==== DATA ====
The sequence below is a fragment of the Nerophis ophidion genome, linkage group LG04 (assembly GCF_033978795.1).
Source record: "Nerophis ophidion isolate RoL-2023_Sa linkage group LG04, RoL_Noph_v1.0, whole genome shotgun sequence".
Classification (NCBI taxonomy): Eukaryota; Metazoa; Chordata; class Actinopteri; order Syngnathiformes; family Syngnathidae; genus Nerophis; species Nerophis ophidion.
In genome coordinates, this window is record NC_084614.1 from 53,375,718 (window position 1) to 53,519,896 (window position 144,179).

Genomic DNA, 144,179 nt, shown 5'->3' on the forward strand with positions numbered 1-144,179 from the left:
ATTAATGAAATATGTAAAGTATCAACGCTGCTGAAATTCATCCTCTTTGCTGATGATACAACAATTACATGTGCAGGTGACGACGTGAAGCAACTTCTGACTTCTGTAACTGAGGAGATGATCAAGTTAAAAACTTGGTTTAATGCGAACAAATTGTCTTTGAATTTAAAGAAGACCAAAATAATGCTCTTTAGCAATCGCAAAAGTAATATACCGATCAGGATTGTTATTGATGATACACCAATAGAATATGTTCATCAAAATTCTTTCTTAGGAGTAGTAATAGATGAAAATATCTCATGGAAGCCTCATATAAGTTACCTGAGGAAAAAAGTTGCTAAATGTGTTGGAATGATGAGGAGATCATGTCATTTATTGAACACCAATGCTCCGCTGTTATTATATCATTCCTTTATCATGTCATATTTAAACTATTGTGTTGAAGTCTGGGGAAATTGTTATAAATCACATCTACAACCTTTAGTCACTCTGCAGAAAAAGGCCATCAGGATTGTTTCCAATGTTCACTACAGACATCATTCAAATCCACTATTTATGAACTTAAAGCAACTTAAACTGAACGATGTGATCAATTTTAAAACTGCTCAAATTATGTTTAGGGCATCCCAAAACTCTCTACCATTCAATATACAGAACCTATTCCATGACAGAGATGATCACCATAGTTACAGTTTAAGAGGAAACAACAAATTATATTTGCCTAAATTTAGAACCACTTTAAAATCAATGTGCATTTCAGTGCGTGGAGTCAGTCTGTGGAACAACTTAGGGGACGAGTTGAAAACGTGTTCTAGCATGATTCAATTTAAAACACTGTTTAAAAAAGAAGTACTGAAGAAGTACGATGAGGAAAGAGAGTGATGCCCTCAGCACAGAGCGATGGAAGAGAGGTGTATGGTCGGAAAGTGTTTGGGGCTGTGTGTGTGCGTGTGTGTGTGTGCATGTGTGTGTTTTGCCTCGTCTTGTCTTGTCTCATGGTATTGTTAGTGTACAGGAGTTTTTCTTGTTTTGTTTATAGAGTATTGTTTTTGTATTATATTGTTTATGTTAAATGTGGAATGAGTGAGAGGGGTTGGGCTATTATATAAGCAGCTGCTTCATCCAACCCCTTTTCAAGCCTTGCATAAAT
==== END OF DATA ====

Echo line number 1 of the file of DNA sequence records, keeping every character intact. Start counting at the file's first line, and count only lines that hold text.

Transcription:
The sequence below is a fragment of the Nerophis ophidion genome, linkage group LG04 (assembly GCF_033978795.1).